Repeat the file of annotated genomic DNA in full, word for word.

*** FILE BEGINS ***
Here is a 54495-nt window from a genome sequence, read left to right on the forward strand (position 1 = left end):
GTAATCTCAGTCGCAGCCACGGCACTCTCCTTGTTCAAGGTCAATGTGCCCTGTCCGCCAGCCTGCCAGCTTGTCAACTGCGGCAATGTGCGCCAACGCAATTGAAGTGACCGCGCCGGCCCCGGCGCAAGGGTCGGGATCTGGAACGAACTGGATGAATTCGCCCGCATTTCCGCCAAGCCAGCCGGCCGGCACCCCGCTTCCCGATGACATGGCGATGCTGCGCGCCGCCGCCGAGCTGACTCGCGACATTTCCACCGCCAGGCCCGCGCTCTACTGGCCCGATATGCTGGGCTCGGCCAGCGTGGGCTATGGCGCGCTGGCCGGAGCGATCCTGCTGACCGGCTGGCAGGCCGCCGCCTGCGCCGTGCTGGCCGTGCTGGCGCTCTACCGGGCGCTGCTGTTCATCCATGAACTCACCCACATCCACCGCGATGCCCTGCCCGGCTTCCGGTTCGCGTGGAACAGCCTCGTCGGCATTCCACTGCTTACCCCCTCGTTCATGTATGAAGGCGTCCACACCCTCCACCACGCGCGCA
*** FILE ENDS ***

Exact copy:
Here is a 54495-nt window from a genome sequence, read left to right on the forward strand (position 1 = left end):
GTAATCTCAGTCGCAGCCACGGCACTCTCCTTGTTCAAGGTCAATGTGCCCTGTCCGCCAGCCTGCCAGCTTGTCAACTGCGGCAATGTGCGCCAACGCAATTGAAGTGACCGCGCCGGCCCCGGCGCAAGGGTCGGGATCTGGAACGAACTGGATGAATTCGCCCGCATTTCCGCCAAGCCAGCCGGCCGGCACCCCGCTTCCCGATGACATGGCGATGCTGCGCGCCGCCGCCGAGCTGACTCGCGACATTTCCACCGCCAGGCCCGCGCTCTACTGGCCCGATATGCTGGGCTCGGCCAGCGTGGGCTATGGCGCGCTGGCCGGAGCGATCCTGCTGACCGGCTGGCAGGCCGCCGCCTGCGCCGTGCTGGCCGTGCTGGCGCTCTACCGGGCGCTGCTGTTCATCCATGAACTCACCCACATCCACCGCGATGCCCTGCCCGGCTTCCGGTTCGCGTGGAACAGCCTCGTCGGCATTCCACTGCTTACCCCCTCGTTCATGTATGAAGGCGTCCACACCCTCCACCACGCGCGCA